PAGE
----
OCR Output (chars: 3247) 


Do We Really Need
Home Computers?

Stanley Marcus, the famous merchandiser responsible for
the success of Dallas’ Neiman-Marcus, said recently that the
art of selling is dead in America. Two years ago he took a
pledge not to buy anything ever again on his
own initiative. He would henceforth buy only
things that were sold to him.

In any case, Mr. Marcus said that it
worked out that he hadn’t bought a thing in
two years, and has therefore saved himself
$43,000 per year, the annual average cost of
Mr. Marcus’ predatory appetite.

] In conversation with an executive of IBM


the other day I said that I hoped before I died
that someone — anyone — would devote a
page of advertising now given over to home
Buckley computers to explaining exactly how a com-
puter can be useful — in the home. One’s own

imagination tends to be limited in these matters. I know of one
use to which I would myself wish to put a home computer, but
ele to know of others, since it is difficult to believe that $1.5

illion is being spent idly by American homeowners.

I'd like one that would hold the contents of a large diction-
ary, so that I could type out the word “‘otiose’’ and be remind-
ed of what it meant. I said be reminded of what it meant be-
cause a communicable aphasia hit me when I was 16. At that
time a teacher told his class that most people have two or
three words whose meaning they are forever forgetting, and
he gave as his example the word otiose. I swooped upon a dic-
tionary a half-hour later and learned what it meant.

Since then I have probably looked the word up 30 times. At
this moment, I can’t remember what I means. I don’t suppose,
though, the crowds will storm the store that advertises:
“Learn instantly what otiose means!”’

William Draper, the president of the Import-Export Bank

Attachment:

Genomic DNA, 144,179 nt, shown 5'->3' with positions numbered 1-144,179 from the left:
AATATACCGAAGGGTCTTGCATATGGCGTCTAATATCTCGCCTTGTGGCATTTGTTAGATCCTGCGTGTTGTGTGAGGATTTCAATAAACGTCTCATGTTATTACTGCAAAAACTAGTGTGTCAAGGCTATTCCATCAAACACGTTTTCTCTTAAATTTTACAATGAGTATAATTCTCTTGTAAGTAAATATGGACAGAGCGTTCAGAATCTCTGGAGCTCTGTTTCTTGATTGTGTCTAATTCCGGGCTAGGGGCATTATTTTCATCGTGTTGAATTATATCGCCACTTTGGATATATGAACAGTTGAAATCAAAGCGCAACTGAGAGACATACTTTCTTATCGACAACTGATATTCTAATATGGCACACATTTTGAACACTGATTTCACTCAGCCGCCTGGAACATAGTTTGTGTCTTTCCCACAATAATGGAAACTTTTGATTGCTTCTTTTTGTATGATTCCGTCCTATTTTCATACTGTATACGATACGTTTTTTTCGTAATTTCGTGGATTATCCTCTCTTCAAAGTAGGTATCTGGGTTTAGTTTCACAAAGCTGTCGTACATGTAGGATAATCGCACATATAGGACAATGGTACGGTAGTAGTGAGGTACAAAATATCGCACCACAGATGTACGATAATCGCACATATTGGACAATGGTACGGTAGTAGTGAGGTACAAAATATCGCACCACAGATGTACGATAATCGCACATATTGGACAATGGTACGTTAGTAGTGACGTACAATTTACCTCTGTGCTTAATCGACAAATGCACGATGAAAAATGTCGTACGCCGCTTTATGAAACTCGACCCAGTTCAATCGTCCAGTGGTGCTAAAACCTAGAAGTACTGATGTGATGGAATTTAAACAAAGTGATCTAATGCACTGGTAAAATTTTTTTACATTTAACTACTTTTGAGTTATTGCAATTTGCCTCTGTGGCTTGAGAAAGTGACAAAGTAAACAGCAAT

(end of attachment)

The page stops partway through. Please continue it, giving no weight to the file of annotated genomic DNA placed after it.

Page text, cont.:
and an investor in small computers, told me once: “Software
is everything. There are no remaining problems of hardware.”
It took awhile before I understood that, which however I am
now prepared to explain. What he meant was that the machine
exists into which you can program the whole dictionary, or for
that matter the whole encyclopedia. But somebody has got to
pay for the time of the person who types out the 400,000-odd
entries in Webster’s Third into the discs that you then insert
into the machine.

Moreover, the capacity of the machine to memorize in-
creases with some reference to its cost. A machine that
operates a disc that will memorize, let us say, 64 bytes will
give you 64,000 characters. Since the average word has five
characters, then the disc is good for about 10,000 words, or
about 12 times the length of this article.

You can get a second dise — and a third — and a 300th.
And the hardware exists that will search through your discs
until it lands on “‘otiose."” But by that time you have run out of
money and run out of time; so you resign yourself to the dic-
tionary. .
Stanley Marcus is on to something. Some gadgets we know
instinctively how to put to use: radios, say, or Waring blend-
ers. But a $1,000 computer? The Pulitzer Prize belongs to the
man who reveals what they’re good for. I mean, what they're
good for that the average newspaper reader wants to know.

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